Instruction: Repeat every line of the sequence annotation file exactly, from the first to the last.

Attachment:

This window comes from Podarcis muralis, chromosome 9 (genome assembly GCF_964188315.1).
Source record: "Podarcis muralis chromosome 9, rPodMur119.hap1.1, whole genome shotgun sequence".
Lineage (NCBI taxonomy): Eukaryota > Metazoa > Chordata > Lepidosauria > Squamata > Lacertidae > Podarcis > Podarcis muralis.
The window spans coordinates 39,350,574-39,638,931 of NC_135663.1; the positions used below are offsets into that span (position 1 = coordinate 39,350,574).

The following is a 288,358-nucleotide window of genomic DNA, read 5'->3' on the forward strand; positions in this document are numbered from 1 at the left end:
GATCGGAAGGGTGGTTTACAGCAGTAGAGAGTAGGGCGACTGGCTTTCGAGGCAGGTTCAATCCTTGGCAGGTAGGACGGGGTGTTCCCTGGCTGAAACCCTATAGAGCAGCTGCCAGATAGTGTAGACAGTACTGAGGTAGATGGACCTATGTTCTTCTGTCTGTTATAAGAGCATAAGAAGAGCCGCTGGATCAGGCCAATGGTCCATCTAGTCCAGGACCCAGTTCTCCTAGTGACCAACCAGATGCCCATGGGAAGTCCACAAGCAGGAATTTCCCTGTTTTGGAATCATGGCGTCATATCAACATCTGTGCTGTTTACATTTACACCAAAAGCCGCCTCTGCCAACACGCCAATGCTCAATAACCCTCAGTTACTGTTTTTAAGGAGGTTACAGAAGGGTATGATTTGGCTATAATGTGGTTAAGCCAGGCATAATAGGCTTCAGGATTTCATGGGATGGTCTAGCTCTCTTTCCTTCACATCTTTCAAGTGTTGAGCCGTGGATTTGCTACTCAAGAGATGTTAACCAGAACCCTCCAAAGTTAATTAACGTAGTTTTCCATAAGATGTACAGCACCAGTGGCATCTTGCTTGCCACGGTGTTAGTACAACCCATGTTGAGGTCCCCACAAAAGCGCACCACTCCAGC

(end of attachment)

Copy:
This window comes from Podarcis muralis, chromosome 9 (genome assembly GCF_964188315.1).
Source record: "Podarcis muralis chromosome 9, rPodMur119.hap1.1, whole genome shotgun sequence".
Lineage (NCBI taxonomy): Eukaryota > Metazoa > Chordata > Lepidosauria > Squamata > Lacertidae > Podarcis > Podarcis muralis.
The window spans coordinates 39,350,574-39,638,931 of NC_135663.1; the positions used below are offsets into that span (position 1 = coordinate 39,350,574).

The following is a 288,358-nucleotide window of genomic DNA, read 5'->3' on the forward strand; positions in this document are numbered from 1 at the left end:
GATCGGAAGGGTGGTTTACAGCAGTAGAGAGTAGGGCGACTGGCTTTCGAGGCAGGTTCAATCCTTGGCAGGTAGGACGGGGTGTTCCCTGGCTGAAACCCTATAGAGCAGCTGCCAGATAGTGTAGACAGTACTGAGGTAGATGGACCTATGTTCTTCTGTCTGTTATAAGAGCATAAGAAGAGCCGCTGGATCAGGCCAATGGTCCATCTAGTCCAGGACCCAGTTCTCCTAGTGACCAACCAGATGCCCATGGGAAGTCCACAAGCAGGAATTTCCCTGTTTTGGAATCATGGCGTCATATCAACATCTGTGCTGTTTACATTTACACCAAAAGCCGCCTCTGCCAACACGCCAATGCTCAATAACCCTCAGTTACTGTTTTTAAGGAGGTTACAGAAGGGTATGATTTGGCTATAATGTGGTTAAGCCAGGCATAATAGGCTTCAGGATTTCATGGGATGGTCTAGCTCTCTTTCCTTCACATCTTTCAAGTGTTGAGCCGTGGATTTGCTACTCAAGAGATGTTAACCAGAACCCTCCAAAGTTAATTAACGTAGTTTTCCATAAGATGTACAGCACCAGTGGCATCTTGCTTGCCACGGTGTTAGTACAACCCATGTTGAGGTCCCCACAAAAGCGCACCACTCCAGC